My previous post made it seem like I thought I would be an in demand player as soon as I got formal training (I was half asleep). While that would be a nice perk, I would like to go to music school to increase my own playing abilities and knowledge of the bass and music in general. Maybe a bonafide "school of music" isnt exactly what I should be looking for.

    So maybe you could reccomend some courses,, institutes,, wootcamp? something just to get me started.

  5. I’m also interested in perusing a career in music. Mainly because I suck at everything else, and I would hate a 9-5 office job or a hard labour job (yes I know, I’m just lazy :D )

    I finish my GCSE's in July an then I’m doing a music/entertainment technology course at my local college which is 3/4 days a week, during which time I’ll look at my options and see what further education is available. All I know is that it will involve music (whether it's teaching, recording, performing ect.)

    Even if, at the end of whatever courses and further education I decide to take, I don't pursue a career in music, I’ll still be able to look back on it and know I spent the time doing something I love, rather then something I hate

    So I think you should definitely pursue that career because even if you don't make it, at least you'll have fun!


  6. theJello


    Apr 12, 2000
    May I also add that Jim Stinnett has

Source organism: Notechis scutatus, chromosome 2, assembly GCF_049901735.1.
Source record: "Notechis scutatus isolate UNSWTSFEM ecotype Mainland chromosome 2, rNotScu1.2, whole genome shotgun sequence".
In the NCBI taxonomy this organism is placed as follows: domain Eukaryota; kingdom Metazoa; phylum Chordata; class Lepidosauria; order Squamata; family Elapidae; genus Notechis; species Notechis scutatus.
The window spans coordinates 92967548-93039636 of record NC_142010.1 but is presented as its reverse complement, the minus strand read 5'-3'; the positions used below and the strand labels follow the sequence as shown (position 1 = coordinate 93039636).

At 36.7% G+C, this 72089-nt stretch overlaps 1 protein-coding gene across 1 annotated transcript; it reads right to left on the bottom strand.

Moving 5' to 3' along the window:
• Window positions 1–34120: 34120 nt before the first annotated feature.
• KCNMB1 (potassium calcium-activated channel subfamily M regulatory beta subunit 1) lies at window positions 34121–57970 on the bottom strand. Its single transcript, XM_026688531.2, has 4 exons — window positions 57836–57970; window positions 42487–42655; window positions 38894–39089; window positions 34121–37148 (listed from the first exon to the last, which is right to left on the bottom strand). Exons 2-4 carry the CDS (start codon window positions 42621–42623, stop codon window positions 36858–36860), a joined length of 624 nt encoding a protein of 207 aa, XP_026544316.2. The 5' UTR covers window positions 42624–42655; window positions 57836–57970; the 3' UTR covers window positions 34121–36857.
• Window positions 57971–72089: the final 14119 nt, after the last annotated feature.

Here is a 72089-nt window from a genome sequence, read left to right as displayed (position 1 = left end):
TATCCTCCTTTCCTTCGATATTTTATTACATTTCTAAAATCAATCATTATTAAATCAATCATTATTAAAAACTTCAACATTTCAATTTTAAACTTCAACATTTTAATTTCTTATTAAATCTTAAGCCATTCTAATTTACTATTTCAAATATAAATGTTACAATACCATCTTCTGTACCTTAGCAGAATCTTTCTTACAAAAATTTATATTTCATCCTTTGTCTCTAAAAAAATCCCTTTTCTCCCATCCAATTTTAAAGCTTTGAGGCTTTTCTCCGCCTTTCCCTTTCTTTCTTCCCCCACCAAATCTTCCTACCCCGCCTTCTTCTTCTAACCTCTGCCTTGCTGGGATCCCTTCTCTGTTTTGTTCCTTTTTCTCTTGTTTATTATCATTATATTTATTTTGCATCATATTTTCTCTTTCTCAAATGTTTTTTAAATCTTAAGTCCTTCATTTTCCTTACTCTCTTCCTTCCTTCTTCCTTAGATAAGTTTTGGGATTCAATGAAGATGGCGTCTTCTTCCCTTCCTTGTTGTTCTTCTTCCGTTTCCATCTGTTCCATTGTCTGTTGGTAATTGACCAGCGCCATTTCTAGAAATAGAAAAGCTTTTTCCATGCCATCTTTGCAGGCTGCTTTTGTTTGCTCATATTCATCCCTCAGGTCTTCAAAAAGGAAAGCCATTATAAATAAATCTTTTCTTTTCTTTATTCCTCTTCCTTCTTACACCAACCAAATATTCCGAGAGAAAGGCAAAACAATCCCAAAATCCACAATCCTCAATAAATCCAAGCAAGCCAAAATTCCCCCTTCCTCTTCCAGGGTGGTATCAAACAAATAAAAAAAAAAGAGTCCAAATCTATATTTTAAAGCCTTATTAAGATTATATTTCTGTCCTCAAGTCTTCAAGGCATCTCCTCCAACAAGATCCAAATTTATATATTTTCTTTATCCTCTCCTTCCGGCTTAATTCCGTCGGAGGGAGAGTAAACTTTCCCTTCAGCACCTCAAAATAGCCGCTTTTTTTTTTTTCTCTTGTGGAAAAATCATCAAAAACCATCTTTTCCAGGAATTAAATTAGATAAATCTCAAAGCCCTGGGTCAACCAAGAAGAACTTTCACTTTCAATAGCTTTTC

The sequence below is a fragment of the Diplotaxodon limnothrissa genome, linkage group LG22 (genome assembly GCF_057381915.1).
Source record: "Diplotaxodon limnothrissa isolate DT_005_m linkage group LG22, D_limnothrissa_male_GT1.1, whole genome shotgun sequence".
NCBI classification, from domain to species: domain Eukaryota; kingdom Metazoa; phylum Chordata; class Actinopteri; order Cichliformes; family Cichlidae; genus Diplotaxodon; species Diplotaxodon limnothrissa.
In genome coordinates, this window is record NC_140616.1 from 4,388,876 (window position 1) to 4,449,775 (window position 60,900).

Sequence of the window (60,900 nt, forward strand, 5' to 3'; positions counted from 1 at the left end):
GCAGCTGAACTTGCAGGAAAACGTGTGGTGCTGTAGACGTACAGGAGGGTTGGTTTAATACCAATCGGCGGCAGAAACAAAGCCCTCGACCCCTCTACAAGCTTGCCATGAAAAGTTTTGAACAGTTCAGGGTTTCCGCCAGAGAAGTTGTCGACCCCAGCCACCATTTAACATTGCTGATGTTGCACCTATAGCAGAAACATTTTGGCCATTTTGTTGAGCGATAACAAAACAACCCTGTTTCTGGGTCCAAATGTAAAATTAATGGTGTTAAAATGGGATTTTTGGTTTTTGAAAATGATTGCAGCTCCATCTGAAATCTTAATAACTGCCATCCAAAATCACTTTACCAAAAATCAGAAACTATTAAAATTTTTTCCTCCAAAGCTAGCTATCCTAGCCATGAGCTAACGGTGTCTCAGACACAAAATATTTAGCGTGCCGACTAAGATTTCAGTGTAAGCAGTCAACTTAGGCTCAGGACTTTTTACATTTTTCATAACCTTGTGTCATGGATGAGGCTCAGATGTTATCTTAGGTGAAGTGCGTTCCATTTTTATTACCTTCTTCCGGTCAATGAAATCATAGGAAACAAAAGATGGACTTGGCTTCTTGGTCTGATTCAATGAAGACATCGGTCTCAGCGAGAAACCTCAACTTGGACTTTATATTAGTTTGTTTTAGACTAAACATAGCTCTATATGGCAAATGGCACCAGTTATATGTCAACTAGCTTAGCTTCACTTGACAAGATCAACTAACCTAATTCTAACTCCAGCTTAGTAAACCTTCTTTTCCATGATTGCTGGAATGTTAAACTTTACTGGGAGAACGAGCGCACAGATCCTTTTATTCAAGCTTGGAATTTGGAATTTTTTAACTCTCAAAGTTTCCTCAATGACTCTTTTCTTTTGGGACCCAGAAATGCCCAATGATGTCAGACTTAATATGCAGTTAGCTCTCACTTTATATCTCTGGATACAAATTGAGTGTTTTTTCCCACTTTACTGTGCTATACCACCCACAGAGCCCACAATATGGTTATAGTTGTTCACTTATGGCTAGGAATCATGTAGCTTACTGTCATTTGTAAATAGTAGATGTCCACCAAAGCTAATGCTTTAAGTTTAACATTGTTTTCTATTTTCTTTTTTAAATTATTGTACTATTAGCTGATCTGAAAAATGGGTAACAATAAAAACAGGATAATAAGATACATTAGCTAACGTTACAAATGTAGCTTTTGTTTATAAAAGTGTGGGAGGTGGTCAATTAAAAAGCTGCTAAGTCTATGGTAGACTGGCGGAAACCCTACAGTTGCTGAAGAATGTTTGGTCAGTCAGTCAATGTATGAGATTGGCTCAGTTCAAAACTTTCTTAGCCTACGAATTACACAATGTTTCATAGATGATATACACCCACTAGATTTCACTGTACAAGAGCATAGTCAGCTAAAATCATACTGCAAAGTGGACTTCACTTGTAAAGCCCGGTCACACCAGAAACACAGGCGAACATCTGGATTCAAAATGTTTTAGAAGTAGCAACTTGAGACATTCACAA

the *best* walking book in the world.
    Every bass player should own it.
  7. Boplicity

    Boplicity Supporting Member

    It is a coincidence that this topic came up because I was just wondering about the situation for pro musicians too. What made me wonder is recently I went into a Nashville music instrument store. Everyone in there worked in the store all day, then played local gigs (when available) at night.

    Most of them looked to be late thirties to mid-forties. These are probably very dedicated musicians, but what could they be earning in the store...slightly above minimum wage at most? What could their gigs bring in? If they had day jobs at the store, they probably couldn't do road tours of any length of time or distance.

    So what kind of money could these men in the prime of their lives be making? My guess is just enough to make ends meet. That is when many men their same age are already mid-level executives or professionals with big homes, big SUVs, expense accounts, luxury vacations, fat 401ks, etc.

    I would further surmise that for all but an extremely talented and fortunate minority of musicians who do well and prosper, for most musicians hoping to be full time pros, their work is almost like a calling, but one that brings with it great personal and financial sacrifice to do what they love.

    Yesterday I happened to be visting the campus of Indiana University that has a well regarded school of music. I saw a student headed to or from class with what looked like a French horn case. It made me wonder then how successful he would be. I wondered if IU has ever done a follow up study of their music school grads to determine how many actually are full time music pros able to live in comfort from their music earnings , say, ten or more years later. I also wonder the same thing about Berklee grads.

    Some do extraordinarly well, but what about the vast majority?
  8. Bruce Lindfield

    Bruce Lindfield Unprofessional TalkBass Contributor Gold Supporting Member In Memoriam

    Well - I think that when it comes to choosing college courses, then you should do what interests you, as if you're not motivated enough then it is just going to be a waste of time - I chose Philosophy for this reason! ;)

    But I think the point Ed makes is that when it comes to a job, you may find that in practice, the "9-5" starts to look very appealing after a few years of the sort of thing he mentions in his post.